It can be difficult to know how best to help someone with an addiction. You might worry that you will say or do the wrong thing and make things worse.
It is also hard to know whether you are helping them or ‘enabling’ them. Remember that helping someone with an addiction involves doing whatever means they are more likely to tackle their addiction. If the support you are giving means that they are actually less likely to get help, and more likely to carry on with their addictive behaviours because you are allowing them to function on a day-to-day basis, then you may be enabling rather than helping them.
Here are our tips for providing help to someone with a drug or alcohol addiction:
Encourage them to seek treatment. This isn’t always an easy conversation to have, as confronting their addiction might be very difficult for them. They may not even admit they have a problem at all, or be willing to make changes. They may be scared of the consequences of getting help, or feel awkward, embarrassed or ashamed about admitting their addiction. But it is important that you try and persuade them to get help, without threatening them. Why not try showing them the NHS guidance about what will happen when they seek help, which they might find reassuring.
Let them set the pace and be patient. They might not be in the right place to ask for the help they need at that moment. But letting them know you are there when they are ready to seek help can be really important.
Try to stay calm. Getting angry at them is only going to make the situation worse. Many people with addictions begin drinking or using drugs to help manage stress, so creating more stress for them is likely only to push them further towards the addictive behaviours.
Reserve judgement as much as possible and try not to blame them for their addiction. This can be really hard when there are often lots of complicated emotions tied up in how you feel about them and their addiction. But criticizing, nagging or lecturing them just won’t help.
Avoid addictive substances yourself, even if you think you don’t have a problem with them or you are using them in moderation. Otherwise they may say you are being hypocritical. It will also help to show them that you are willing to change too.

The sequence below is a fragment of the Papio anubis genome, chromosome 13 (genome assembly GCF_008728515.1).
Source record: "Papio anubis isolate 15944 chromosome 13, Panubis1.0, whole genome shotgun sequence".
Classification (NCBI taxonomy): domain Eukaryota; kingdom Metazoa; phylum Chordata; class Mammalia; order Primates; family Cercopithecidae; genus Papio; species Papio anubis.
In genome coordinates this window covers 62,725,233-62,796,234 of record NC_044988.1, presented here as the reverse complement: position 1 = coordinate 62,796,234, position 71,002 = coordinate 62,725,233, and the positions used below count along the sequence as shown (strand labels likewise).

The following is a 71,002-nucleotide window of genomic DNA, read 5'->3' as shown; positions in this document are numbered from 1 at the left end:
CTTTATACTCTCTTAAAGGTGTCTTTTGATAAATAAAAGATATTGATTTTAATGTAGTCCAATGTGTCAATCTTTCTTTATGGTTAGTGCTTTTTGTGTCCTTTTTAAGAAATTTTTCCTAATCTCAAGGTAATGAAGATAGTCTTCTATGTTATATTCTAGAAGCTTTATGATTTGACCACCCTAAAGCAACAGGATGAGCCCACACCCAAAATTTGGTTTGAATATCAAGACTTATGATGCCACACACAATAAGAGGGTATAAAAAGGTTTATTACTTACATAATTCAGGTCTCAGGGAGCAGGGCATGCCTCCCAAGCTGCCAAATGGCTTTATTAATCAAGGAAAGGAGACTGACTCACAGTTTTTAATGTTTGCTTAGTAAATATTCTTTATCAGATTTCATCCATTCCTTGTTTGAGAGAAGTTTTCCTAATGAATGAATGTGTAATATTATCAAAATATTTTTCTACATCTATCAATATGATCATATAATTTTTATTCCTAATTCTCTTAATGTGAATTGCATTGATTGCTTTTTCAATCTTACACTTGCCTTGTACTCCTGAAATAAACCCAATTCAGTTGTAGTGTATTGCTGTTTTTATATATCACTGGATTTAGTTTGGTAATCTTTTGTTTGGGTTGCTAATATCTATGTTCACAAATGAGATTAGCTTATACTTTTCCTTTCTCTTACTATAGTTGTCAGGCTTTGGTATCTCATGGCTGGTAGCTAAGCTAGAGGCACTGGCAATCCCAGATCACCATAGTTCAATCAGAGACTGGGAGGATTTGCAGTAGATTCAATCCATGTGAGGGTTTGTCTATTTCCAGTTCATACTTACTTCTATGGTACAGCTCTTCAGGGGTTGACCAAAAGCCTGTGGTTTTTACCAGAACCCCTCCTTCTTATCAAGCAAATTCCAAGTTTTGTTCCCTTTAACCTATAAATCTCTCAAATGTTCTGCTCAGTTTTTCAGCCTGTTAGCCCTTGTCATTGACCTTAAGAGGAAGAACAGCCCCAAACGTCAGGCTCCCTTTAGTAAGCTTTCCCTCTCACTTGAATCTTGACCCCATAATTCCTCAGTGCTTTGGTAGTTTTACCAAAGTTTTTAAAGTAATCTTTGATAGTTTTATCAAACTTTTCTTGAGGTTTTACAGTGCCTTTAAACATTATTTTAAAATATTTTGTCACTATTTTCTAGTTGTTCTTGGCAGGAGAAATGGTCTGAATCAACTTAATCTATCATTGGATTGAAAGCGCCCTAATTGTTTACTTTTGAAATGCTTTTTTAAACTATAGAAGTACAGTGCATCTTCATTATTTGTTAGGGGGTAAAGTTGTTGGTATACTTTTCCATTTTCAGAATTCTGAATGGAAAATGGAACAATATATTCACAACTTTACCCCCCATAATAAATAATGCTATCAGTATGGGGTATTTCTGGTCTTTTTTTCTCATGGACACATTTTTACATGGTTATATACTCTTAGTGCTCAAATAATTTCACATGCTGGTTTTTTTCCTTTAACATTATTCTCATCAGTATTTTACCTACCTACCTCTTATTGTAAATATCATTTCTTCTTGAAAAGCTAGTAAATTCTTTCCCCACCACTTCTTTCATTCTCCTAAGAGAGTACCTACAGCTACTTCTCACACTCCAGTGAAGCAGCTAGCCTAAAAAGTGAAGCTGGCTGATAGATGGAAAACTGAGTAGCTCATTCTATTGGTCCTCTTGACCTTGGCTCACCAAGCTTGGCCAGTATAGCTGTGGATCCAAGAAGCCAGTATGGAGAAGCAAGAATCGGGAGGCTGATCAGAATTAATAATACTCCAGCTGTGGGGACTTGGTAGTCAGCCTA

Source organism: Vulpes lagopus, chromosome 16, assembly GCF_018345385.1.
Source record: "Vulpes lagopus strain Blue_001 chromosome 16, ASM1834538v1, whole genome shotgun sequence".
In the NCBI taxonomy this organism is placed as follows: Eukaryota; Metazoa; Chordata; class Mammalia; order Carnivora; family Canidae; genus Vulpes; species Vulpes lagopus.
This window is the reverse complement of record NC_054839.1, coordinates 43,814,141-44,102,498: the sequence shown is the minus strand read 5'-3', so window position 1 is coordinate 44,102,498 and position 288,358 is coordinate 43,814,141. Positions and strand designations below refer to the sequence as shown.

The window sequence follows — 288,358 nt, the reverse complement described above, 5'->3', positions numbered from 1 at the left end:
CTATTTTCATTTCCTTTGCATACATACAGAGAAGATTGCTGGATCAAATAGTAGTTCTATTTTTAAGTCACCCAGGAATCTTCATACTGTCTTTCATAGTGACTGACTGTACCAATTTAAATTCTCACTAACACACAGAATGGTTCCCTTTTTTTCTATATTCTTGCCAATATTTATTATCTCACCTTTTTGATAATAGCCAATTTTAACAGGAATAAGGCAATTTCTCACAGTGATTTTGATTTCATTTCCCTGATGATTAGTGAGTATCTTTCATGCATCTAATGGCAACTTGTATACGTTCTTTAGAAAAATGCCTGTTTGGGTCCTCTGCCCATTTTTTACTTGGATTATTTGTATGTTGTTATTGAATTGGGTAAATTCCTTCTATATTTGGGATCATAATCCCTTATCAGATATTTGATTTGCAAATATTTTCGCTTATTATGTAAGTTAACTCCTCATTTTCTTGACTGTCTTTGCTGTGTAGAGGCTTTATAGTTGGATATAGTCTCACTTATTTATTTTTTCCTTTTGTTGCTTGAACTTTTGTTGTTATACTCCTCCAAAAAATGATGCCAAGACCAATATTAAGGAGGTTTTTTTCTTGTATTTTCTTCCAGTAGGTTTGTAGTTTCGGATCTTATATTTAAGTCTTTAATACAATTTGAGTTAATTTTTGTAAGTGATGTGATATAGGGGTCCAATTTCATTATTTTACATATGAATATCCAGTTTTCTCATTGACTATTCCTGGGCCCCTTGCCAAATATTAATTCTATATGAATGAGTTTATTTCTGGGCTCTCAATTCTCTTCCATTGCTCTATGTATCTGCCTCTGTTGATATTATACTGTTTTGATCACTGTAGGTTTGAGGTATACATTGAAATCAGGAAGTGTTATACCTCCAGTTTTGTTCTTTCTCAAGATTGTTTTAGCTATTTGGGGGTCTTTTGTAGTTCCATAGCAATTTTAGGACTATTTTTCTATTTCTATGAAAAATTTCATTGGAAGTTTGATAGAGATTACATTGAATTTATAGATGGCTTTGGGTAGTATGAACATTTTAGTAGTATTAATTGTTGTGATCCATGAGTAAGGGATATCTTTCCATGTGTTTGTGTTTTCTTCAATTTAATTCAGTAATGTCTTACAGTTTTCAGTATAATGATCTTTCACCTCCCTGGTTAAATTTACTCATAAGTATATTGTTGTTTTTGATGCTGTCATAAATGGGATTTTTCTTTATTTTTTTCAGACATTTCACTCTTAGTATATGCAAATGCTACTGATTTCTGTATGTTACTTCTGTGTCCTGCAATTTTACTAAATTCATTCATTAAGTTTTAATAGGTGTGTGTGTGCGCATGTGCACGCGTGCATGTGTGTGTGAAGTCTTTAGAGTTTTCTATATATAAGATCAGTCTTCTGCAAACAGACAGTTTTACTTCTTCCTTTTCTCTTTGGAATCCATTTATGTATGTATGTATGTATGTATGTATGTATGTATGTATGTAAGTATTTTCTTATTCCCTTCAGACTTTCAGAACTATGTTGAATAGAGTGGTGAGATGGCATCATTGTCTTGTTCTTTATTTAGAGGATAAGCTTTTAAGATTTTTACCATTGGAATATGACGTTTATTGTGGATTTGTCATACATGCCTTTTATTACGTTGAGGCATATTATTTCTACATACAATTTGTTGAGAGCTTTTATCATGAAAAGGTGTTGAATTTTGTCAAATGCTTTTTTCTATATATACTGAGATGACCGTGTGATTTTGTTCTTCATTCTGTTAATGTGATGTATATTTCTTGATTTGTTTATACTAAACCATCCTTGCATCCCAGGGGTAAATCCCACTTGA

Avoid controlling them or their behaviour, even if you are trying to look after them. Remember that they are a grown adult and have to make their own choices, even if they are ones you don’t agree with. The only person who you have control over is yourself.
Don’t protect them from the consequences of their addiction. They need to know that it has repercussions for both them and the people around them. Without knowing this, it is unlikely they will seek treatment. Although it can be tempting to want to protect them from these consequences, it won’t help them in the longer term. The exception to this is when they might do something to hurt themselves or others, such as drinking and driving.
Establish boundaries to protect them, yourself and everyone else in your life. Try to stay firm and not give in to their attempts to undermine these boundaries, whatever they might say or do to persuade you. Hold your ground and remind yourself that you are practicing tough love.
Don’t expect miracles to happen overnight, even when they do get help. Addictions are often complicated and there is rarely an easy fix.
Respect their privacy. You may want to talk about the situation openly, but they may not. Let them tell friends and family about their addiction and any help they are getting when they are ready to do so.
Don’t worry if you do get it wrong occasionally. Caring for someone with an addiction is not easy, and everyone makes mistakes sometimes. Just keep doing your best.